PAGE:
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If, then, "God hath in these last days spoken unto us by his Son," we have received through that merciful dispensation a consolation for our fears, and a remedy for our disorders; thence we learn that sin can be forgiven, and how our weakness may be strengthened. Hope succeeds to despair when we contemplate such a provision for our frailty; when we find that God has by "the Gospel of his grace," confirmed all the assurances of mercy which he had before given, supplied all that yet was lacking, confirmed all that was promised, and brought in "an everlasting righteousness." These are unspeakably important truths; but short may be the time which remains to ourselves, for securing the blessings which they make known to us. The awful hour of death is one in which we shall fully learn the value of the righteous man's hope. It is a season which will so surely come, and which may be so near, that the contemplation of it ought to quicken us in the pursuit of those blessings, which are designed to deliver us now from the fear of it, and hereafter from its power. We seek to impress upon you the certainty of death, that you may consider its consequences; that you may make the inquiries which it suggests; that you may realize the unseen verities which lie beyond the grave, and which are eternal. We proclaim to you, with reference to eternity, the doctrines of God's word, with all

their evidence, their obligations, and their consequences; you hear them for eternity. The decision to which you come respecting them is a decision for eternity. Let then our inquiries ever be pursued with a corresponding seriousness; let the illusions of time be dissipated, and the fascinations of sense lose their power over our souls, that we may learn to walk by the faith of things unseen, though by the sight of them we cannot; that we may have our conversation in heaven even while we remain upon earth.

We have more than once touched upon the old and trite subject of death. But often are the most important truths obvious and familiar; and therefore are they so, because they are important. It is not, however, certain that, because they are familiar to us, we have duly profited by them. Let us then, in conclusion, once more renew the recollection of our mortality; and advert to the striking remark of Solomon, "One generation passeth away, and another generation cometh ; but the earth abideth for evera."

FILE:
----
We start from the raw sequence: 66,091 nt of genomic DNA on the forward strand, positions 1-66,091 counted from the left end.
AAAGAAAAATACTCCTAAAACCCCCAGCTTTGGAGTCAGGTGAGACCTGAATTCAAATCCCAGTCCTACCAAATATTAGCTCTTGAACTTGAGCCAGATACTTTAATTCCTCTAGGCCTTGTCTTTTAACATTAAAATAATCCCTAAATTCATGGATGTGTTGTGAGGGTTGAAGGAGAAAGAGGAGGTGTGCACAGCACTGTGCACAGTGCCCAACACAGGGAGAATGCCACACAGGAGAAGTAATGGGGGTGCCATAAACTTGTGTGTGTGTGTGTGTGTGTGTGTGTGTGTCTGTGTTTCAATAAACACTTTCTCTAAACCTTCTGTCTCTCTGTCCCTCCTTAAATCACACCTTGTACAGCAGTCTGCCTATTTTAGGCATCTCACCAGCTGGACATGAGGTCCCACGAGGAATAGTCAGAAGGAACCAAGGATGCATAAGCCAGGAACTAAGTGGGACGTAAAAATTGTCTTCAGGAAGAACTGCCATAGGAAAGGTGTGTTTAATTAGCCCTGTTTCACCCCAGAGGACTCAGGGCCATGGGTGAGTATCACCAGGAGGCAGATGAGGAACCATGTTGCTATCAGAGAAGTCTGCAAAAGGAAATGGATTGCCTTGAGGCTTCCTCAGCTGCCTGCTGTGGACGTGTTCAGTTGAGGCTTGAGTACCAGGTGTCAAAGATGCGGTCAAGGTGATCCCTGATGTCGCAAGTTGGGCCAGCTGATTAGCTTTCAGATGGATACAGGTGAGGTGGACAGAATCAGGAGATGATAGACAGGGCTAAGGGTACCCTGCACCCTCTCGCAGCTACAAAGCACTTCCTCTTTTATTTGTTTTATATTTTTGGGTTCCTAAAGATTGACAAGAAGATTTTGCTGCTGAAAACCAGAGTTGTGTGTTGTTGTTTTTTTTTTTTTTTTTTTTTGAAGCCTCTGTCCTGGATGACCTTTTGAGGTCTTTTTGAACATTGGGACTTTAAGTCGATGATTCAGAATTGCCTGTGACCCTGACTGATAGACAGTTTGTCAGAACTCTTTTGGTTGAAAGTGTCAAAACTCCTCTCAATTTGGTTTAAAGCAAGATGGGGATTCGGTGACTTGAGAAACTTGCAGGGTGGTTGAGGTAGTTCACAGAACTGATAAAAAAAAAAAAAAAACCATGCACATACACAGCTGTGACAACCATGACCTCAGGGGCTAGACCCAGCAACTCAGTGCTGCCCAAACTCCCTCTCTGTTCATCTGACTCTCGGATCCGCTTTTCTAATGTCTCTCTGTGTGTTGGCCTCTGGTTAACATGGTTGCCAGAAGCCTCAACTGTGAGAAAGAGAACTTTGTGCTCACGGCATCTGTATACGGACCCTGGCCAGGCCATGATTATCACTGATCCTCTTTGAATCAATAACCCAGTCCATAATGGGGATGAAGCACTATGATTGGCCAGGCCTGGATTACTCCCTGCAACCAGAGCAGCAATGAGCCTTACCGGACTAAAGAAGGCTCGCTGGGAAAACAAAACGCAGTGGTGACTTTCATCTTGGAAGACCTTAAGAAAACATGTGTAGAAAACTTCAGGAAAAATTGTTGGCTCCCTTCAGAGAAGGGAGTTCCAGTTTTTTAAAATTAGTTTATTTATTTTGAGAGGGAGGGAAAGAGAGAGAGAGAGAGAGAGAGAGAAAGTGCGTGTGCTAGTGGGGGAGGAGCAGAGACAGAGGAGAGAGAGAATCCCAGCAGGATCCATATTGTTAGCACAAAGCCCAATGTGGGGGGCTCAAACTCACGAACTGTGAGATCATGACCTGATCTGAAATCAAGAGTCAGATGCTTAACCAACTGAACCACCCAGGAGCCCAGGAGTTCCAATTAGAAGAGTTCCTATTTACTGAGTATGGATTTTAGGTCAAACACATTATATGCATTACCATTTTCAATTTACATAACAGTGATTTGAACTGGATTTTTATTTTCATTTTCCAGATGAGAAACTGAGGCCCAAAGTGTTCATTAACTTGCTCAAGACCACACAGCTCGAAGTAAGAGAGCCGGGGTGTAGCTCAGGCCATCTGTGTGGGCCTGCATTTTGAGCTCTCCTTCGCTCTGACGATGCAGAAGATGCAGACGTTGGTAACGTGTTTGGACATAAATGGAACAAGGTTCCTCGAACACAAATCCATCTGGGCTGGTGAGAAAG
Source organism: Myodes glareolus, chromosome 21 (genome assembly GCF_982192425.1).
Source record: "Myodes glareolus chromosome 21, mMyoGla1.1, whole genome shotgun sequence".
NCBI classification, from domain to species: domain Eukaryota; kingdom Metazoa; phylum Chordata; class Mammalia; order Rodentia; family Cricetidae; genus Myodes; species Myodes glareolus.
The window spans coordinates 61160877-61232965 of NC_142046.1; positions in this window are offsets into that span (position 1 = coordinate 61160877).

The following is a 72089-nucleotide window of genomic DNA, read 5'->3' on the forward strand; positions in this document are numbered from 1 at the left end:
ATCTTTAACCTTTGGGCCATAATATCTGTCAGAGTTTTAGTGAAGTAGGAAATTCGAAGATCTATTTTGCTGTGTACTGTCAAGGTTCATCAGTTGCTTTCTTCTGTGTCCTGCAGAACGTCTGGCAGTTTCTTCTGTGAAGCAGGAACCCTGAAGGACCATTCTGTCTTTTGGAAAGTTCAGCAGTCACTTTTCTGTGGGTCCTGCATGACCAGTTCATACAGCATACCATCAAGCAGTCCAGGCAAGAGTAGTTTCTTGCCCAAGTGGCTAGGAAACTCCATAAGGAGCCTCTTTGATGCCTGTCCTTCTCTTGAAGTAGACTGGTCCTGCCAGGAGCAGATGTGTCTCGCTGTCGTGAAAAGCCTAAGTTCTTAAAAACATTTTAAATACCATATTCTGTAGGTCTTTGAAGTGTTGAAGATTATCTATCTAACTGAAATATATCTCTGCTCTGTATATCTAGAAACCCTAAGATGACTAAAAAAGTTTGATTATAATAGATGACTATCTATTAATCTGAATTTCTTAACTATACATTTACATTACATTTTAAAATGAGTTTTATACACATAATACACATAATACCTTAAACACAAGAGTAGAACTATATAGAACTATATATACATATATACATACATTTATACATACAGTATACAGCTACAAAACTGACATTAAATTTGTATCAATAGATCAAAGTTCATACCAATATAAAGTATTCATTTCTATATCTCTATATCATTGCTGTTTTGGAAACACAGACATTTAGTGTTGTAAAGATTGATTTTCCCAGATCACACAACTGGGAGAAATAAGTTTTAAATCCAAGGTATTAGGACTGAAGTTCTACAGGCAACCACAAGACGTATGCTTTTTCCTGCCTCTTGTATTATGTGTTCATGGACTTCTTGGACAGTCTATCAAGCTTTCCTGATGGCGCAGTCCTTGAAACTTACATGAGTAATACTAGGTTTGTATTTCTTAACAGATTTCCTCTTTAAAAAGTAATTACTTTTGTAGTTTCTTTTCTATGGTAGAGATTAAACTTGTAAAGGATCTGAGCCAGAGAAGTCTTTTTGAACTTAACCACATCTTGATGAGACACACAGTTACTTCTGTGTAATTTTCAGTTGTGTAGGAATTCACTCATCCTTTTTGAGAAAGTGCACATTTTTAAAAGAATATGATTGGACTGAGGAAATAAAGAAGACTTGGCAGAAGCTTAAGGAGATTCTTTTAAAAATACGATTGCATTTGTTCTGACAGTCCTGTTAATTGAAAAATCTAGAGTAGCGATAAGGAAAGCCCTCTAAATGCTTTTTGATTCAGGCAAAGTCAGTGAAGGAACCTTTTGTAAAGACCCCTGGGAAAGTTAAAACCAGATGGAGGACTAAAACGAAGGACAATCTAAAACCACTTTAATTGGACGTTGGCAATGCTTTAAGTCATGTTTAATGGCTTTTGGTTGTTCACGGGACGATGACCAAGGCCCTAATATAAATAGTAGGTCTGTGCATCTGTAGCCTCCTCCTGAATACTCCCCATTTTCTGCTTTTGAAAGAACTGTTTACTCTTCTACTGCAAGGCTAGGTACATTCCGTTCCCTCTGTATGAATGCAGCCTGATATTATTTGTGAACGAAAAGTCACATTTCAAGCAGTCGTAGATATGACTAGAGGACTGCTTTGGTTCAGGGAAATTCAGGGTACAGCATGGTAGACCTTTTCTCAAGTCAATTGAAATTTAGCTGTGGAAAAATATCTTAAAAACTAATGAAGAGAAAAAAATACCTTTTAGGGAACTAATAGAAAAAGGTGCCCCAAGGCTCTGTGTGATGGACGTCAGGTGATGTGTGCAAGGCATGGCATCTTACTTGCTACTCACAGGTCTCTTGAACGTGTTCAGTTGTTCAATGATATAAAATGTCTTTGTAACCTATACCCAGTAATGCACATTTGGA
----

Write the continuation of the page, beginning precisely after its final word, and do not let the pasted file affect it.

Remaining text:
Contrast the continued succession of the generations of men, with the permanency of the earth upon which they live. Compared with their fleeting existence, it may be said to "abide for ever." After how short a period do we find

* Eccl. i. 4.

nearly all those, amongst whom we used to dwell, and with whom we were formerly connected, displaced and gone; and succeeded by others who have started into existence since ourselves! Nay, how soon are all the actors on this busy scene completely changed; for "there is none abiding." Soon the place that knoweth us now, shall know us no more; and others will occupy the estates which were ours, and the dwellings we have inhabited. Our bodies are "houses of clay, whose foundation is in the dust;" and all that we can call ourselves dwells in these frail tenements. The works of man often long outlive him. What purpose do the magnificent ruins of the cities of the wilderness, and the massy piles that adorn the banks of the Nile, now serve, but to make us wonder at the skill and diligence of those longforgotten people, of whose manners, history, and language, we have now scarcely any record; and to cause us profitably to muse on the shortness of human life, and the instability of human grandeur! But we need not visit these distant wonders to have a sensible proof of the same truth; and one which may perhaps be at once more familiar and impressive. We are here surrounded by some of those edifices, which are the ornament of our country, and which excite and gratify the curiosity of the inquiring stranger. They have served the purposes of many generations that